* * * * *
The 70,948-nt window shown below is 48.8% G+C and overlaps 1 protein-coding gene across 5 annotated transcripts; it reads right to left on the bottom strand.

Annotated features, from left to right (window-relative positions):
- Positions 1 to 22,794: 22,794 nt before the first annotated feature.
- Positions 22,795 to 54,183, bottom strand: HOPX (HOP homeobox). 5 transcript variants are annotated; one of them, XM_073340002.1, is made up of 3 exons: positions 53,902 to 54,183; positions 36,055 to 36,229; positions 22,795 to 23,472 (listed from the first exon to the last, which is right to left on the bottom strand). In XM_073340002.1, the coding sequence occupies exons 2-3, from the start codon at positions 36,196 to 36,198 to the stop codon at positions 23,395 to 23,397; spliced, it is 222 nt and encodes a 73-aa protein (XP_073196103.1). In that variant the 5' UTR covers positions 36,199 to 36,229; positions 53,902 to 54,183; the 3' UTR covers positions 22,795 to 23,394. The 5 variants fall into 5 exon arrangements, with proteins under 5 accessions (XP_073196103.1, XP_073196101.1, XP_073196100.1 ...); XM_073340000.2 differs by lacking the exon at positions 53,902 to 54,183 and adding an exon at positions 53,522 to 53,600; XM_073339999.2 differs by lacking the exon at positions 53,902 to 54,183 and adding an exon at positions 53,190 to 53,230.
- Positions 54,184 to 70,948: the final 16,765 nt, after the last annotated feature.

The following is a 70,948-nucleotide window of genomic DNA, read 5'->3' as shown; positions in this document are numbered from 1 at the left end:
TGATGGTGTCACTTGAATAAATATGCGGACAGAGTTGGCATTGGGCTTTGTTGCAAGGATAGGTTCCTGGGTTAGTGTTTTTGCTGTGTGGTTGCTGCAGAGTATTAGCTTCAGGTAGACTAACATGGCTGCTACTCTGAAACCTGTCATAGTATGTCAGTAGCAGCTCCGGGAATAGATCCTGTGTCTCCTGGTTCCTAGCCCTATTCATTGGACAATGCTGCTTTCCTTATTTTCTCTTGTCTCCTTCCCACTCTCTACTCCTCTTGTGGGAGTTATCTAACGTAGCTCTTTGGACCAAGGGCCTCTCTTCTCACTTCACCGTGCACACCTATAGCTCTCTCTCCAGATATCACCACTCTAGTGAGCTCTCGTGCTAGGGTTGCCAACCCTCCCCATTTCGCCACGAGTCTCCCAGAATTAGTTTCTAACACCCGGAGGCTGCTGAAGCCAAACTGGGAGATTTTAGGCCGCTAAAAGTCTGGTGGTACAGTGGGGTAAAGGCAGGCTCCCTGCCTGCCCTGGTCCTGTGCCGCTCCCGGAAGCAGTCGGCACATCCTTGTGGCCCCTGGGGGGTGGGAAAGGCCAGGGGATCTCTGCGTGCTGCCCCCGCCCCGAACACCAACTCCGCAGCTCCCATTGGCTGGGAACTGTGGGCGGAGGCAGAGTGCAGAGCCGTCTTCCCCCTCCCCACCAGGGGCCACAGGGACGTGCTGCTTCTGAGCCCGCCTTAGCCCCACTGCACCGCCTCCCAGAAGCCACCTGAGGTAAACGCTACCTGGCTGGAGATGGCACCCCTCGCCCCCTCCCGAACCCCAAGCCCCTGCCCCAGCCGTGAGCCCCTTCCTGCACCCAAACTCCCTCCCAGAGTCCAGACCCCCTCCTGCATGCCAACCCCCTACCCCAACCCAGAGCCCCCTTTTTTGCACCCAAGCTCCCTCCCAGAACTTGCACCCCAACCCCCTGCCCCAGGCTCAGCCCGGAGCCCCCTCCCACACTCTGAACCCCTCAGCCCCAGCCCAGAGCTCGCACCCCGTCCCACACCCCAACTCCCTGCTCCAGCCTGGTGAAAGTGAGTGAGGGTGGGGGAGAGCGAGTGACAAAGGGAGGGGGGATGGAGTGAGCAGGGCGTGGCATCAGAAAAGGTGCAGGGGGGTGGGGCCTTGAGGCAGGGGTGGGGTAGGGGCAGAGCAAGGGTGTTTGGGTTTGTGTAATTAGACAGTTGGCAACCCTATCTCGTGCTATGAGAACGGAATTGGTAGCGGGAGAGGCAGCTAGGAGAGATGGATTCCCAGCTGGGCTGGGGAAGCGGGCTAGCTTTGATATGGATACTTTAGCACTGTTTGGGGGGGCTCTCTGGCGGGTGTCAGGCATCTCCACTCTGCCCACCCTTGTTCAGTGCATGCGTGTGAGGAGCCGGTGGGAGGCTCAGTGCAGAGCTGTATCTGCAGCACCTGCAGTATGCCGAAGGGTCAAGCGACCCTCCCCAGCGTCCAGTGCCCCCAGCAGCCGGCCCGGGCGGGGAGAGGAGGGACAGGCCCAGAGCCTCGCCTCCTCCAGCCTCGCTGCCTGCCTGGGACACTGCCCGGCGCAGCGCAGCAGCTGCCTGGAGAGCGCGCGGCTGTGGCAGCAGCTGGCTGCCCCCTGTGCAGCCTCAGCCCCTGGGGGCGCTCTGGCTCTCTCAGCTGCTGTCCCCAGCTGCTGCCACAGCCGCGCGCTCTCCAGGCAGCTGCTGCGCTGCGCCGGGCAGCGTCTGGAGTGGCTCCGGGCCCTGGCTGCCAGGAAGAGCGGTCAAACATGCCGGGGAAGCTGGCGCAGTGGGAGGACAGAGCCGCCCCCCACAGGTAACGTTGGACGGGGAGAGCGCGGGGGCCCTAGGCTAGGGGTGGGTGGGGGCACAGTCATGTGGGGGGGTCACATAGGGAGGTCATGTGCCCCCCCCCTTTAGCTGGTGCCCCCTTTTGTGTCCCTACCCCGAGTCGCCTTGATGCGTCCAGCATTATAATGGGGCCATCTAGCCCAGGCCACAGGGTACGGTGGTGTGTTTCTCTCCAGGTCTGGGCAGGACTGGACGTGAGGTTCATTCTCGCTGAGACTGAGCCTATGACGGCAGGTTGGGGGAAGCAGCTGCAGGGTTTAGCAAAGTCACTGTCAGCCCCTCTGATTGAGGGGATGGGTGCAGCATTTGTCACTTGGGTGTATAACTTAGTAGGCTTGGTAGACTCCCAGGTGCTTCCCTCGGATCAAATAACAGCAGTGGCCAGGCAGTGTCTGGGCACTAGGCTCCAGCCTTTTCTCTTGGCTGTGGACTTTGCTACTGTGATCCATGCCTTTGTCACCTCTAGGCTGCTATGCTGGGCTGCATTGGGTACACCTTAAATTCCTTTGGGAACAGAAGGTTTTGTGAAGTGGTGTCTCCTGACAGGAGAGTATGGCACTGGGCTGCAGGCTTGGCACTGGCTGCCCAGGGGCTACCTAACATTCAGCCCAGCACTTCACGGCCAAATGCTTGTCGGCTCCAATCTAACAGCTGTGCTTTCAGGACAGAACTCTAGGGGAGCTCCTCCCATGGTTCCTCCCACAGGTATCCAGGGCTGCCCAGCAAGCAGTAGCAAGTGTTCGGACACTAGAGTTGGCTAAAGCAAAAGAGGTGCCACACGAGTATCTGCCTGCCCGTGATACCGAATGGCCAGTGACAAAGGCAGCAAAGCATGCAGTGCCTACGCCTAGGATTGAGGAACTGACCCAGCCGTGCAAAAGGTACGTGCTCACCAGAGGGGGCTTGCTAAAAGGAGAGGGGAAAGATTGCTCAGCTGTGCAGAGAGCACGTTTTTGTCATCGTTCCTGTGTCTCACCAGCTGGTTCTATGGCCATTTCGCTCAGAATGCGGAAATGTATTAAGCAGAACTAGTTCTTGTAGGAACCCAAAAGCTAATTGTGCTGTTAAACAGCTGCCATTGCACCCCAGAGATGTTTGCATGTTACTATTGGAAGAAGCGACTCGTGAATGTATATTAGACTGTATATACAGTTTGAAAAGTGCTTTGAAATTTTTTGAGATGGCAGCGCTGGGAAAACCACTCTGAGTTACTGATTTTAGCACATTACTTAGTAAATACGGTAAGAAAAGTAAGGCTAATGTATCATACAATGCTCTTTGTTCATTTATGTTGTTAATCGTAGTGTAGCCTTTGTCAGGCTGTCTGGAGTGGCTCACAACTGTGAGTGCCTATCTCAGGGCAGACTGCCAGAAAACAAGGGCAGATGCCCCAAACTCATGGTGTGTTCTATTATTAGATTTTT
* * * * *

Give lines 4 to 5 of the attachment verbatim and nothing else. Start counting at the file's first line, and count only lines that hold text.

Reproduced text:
- Positions 22,795 to 54,183, bottom strand: HOPX (HOP homeobox). 5 transcript variants are annotated; one of them, XM_073340002.1, is made up of 3 exons: positions 53,902 to 54,183; positions 36,055 to 36,229; positions 22,795 to 23,472 (listed from the first exon to the last, which is right to left on the bottom strand). In XM_073340002.1, the coding sequence occupies exons 2-3, from the start codon at positions 36,196 to 36,198 to the stop codon at positions 23,395 to 23,397; spliced, it is 222 nt and encodes a 73-aa protein (XP_073196103.1). In that variant the 5' UTR covers positions 36,199 to 36,229; positions 53,902 to 54,183; the 3' UTR covers positions 22,795 to 23,394. The 5 variants fall into 5 exon arrangements, with proteins under 5 accessions (XP_073196103.1, XP_073196101.1, XP_073196100.1 ...); XM_073340000.2 differs by lacking the exon at positions 53,902 to 54,183 and adding an exon at positions 53,522 to 53,600; XM_073339999.2 differs by lacking the exon at positions 53,902 to 54,183 and adding an exon at positions 53,190 to 53,230.
- Positions 54,184 to 70,948: the final 16,765 nt, after the last annotated feature.